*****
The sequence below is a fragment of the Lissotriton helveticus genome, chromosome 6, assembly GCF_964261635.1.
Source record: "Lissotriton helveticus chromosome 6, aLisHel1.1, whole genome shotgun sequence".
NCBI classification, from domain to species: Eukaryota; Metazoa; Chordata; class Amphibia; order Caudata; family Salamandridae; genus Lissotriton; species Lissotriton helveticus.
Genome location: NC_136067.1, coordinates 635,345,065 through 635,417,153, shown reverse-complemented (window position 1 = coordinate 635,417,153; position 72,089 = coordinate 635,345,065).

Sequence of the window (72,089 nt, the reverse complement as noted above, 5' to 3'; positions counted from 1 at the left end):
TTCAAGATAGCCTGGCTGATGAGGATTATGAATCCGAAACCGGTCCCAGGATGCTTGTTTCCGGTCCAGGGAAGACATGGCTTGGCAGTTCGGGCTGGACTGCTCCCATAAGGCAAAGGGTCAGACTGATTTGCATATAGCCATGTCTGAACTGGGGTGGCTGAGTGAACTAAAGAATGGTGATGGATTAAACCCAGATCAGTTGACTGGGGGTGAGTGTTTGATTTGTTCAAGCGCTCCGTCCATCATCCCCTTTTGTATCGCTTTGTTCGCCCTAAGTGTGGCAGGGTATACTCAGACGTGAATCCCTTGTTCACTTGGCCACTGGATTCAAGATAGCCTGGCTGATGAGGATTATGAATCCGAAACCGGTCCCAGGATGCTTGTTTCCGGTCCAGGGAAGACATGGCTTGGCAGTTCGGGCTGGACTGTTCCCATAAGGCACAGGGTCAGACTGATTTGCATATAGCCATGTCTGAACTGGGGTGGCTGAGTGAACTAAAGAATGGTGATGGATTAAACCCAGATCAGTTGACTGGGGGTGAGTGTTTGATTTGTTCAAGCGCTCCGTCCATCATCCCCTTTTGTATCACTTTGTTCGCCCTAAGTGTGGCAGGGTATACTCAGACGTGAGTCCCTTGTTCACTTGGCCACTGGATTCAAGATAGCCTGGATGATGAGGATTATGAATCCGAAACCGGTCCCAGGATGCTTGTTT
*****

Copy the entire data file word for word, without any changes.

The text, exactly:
The sequence below is a fragment of the Lissotriton helveticus genome, chromosome 6, assembly GCF_964261635.1.
Source record: "Lissotriton helveticus chromosome 6, aLisHel1.1, whole genome shotgun sequence".
NCBI classification, from domain to species: Eukaryota; Metazoa; Chordata; class Amphibia; order Caudata; family Salamandridae; genus Lissotriton; species Lissotriton helveticus.
Genome location: NC_136067.1, coordinates 635,345,065 through 635,417,153, shown reverse-complemented (window position 1 = coordinate 635,417,153; position 72,089 = coordinate 635,345,065).

Sequence of the window (72,089 nt, the reverse complement as noted above, 5' to 3'; positions counted from 1 at the left end):
TTCAAGATAGCCTGGCTGATGAGGATTATGAATCCGAAACCGGTCCCAGGATGCTTGTTTCCGGTCCAGGGAAGACATGGCTTGGCAGTTCGGGCTGGACTGCTCCCATAAGGCAAAGGGTCAGACTGATTTGCATATAGCCATGTCTGAACTGGGGTGGCTGAGTGAACTAAAGAATGGTGATGGATTAAACCCAGATCAGTTGACTGGGGGTGAGTGTTTGATTTGTTCAAGCGCTCCGTCCATCATCCCCTTTTGTATCGCTTTGTTCGCCCTAAGTGTGGCAGGGTATACTCAGACGTGAATCCCTTGTTCACTTGGCCACTGGATTCAAGATAGCCTGGCTGATGAGGATTATGAATCCGAAACCGGTCCCAGGATGCTTGTTTCCGGTCCAGGGAAGACATGGCTTGGCAGTTCGGGCTGGACTGTTCCCATAAGGCACAGGGTCAGACTGATTTGCATATAGCCATGTCTGAACTGGGGTGGCTGAGTGAACTAAAGAATGGTGATGGATTAAACCCAGATCAGTTGACTGGGGGTGAGTGTTTGATTTGTTCAAGCGCTCCGTCCATCATCCCCTTTTGTATCACTTTGTTCGCCCTAAGTGTGGCAGGGTATACTCAGACGTGAGTCCCTTGTTCACTTGGCCACTGGATTCAAGATAGCCTGGATGATGAGGATTATGAATCCGAAACCGGTCCCAGGATGCTTGTTT